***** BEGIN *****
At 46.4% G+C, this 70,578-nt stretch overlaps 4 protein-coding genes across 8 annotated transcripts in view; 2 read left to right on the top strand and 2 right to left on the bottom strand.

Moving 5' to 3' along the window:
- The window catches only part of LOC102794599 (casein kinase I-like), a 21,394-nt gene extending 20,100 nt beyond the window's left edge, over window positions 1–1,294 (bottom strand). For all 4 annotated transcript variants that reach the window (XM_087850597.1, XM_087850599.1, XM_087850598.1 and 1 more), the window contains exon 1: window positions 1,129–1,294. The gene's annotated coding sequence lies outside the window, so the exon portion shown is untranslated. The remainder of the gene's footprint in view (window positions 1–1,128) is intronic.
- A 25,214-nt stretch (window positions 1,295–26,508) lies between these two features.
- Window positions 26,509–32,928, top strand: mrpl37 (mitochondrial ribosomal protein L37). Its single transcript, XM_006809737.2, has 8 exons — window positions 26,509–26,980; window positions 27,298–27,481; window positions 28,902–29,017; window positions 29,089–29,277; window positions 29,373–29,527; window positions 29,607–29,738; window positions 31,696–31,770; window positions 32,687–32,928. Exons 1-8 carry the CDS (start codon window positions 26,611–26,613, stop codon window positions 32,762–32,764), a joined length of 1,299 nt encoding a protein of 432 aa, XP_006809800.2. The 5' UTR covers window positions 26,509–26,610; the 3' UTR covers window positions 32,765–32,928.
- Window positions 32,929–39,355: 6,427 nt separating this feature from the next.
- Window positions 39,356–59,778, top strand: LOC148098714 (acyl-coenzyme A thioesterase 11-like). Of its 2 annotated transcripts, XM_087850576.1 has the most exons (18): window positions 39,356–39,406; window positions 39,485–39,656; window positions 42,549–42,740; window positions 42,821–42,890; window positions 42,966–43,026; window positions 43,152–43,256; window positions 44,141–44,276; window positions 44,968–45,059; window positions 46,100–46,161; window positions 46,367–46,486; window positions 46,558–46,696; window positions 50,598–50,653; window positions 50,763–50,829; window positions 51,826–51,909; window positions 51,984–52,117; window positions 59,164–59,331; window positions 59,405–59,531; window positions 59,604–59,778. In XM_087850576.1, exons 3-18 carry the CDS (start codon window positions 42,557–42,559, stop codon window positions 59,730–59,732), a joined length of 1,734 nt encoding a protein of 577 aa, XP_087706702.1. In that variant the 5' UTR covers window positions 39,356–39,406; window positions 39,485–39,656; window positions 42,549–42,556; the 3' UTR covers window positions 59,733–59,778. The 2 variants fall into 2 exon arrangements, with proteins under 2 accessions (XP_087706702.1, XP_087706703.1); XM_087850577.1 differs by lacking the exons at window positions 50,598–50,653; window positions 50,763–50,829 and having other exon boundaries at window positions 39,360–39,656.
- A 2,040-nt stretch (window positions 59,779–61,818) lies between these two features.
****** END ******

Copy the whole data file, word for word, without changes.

At 46.4% G+C, this 70,578-nt stretch overlaps 4 protein-coding genes across 8 annotated transcripts in view; 2 read left to right on the top strand and 2 right to left on the bottom strand.

Moving 5' to 3' along the window:
- The window catches only part of LOC102794599 (casein kinase I-like), a 21,394-nt gene extending 20,100 nt beyond the window's left edge, over window positions 1–1,294 (bottom strand). For all 4 annotated transcript variants that reach the window (XM_087850597.1, XM_087850599.1, XM_087850598.1 and 1 more), the window contains exon 1: window positions 1,129–1,294. The gene's annotated coding sequence lies outside the window, so the exon portion shown is untranslated. The remainder of the gene's footprint in view (window positions 1–1,128) is intronic.
- A 25,214-nt stretch (window positions 1,295–26,508) lies between these two features.
- Window positions 26,509–32,928, top strand: mrpl37 (mitochondrial ribosomal protein L37). Its single transcript, XM_006809737.2, has 8 exons — window positions 26,509–26,980; window positions 27,298–27,481; window positions 28,902–29,017; window positions 29,089–29,277; window positions 29,373–29,527; window positions 29,607–29,738; window positions 31,696–31,770; window positions 32,687–32,928. Exons 1-8 carry the CDS (start codon window positions 26,611–26,613, stop codon window positions 32,762–32,764), a joined length of 1,299 nt encoding a protein of 432 aa, XP_006809800.2. The 5' UTR covers window positions 26,509–26,610; the 3' UTR covers window positions 32,765–32,928.
- Window positions 32,929–39,355: 6,427 nt separating this feature from the next.
- Window positions 39,356–59,778, top strand: LOC148098714 (acyl-coenzyme A thioesterase 11-like). Of its 2 annotated transcripts, XM_087850576.1 has the most exons (18): window positions 39,356–39,406; window positions 39,485–39,656; window positions 42,549–42,740; window positions 42,821–42,890; window positions 42,966–43,026; window positions 43,152–43,256; window positions 44,141–44,276; window positions 44,968–45,059; window positions 46,100–46,161; window positions 46,367–46,486; window positions 46,558–46,696; window positions 50,598–50,653; window positions 50,763–50,829; window positions 51,826–51,909; window positions 51,984–52,117; window positions 59,164–59,331; window positions 59,405–59,531; window positions 59,604–59,778. In XM_087850576.1, exons 3-18 carry the CDS (start codon window positions 42,557–42,559, stop codon window positions 59,730–59,732), a joined length of 1,734 nt encoding a protein of 577 aa, XP_087706702.1. In that variant the 5' UTR covers window positions 39,356–39,406; window positions 39,485–39,656; window positions 42,549–42,556; the 3' UTR covers window positions 59,733–59,778. The 2 variants fall into 2 exon arrangements, with proteins under 2 accessions (XP_087706702.1, XP_087706703.1); XM_087850577.1 differs by lacking the exons at window positions 50,598–50,653; window positions 50,763–50,829 and having other exon boundaries at window positions 39,360–39,656.
- A 2,040-nt stretch (window positions 59,779–61,818) lies between these two features.